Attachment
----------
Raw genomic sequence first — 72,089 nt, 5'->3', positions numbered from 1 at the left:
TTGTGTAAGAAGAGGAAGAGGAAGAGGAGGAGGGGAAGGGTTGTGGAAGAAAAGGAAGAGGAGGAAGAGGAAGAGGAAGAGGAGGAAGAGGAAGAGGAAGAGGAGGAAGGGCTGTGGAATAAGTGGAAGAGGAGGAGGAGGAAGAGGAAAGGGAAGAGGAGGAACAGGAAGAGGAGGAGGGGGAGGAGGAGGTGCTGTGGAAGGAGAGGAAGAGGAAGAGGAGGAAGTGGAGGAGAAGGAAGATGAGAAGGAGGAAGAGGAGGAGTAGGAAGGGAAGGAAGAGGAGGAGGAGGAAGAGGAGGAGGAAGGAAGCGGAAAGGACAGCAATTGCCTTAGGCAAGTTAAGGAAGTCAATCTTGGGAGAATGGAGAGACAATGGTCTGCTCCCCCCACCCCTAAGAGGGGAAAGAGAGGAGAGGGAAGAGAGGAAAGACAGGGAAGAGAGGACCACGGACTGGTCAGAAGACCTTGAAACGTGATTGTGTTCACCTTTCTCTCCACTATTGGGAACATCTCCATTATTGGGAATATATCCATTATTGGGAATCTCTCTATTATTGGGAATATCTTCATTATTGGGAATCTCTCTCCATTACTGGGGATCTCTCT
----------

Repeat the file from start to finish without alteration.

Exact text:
Raw genomic sequence first — 72,089 nt, 5'->3', positions numbered from 1 at the left:
TTGTGTAAGAAGAGGAAGAGGAAGAGGAGGAGGGGAAGGGTTGTGGAAGAAAAGGAAGAGGAGGAAGAGGAAGAGGAAGAGGAGGAAGAGGAAGAGGAAGAGGAGGAAGGGCTGTGGAATAAGTGGAAGAGGAGGAGGAGGAAGAGGAAAGGGAAGAGGAGGAACAGGAAGAGGAGGAGGGGGAGGAGGAGGTGCTGTGGAAGGAGAGGAAGAGGAAGAGGAGGAAGTGGAGGAGAAGGAAGATGAGAAGGAGGAAGAGGAGGAGTAGGAAGGGAAGGAAGAGGAGGAGGAGGAAGAGGAGGAGGAAGGAAGCGGAAAGGACAGCAATTGCCTTAGGCAAGTTAAGGAAGTCAATCTTGGGAGAATGGAGAGACAATGGTCTGCTCCCCCCACCCCTAAGAGGGGAAAGAGAGGAGAGGGAAGAGAGGAAAGACAGGGAAGAGAGGACCACGGACTGGTCAGAAGACCTTGAAACGTGATTGTGTTCACCTTTCTCTCCACTATTGGGAACATCTCCATTATTGGGAATATATCCATTATTGGGAATCTCTCTATTATTGGGAATATCTTCATTATTGGGAATCTCTCTCCATTACTGGGGATCTCTCT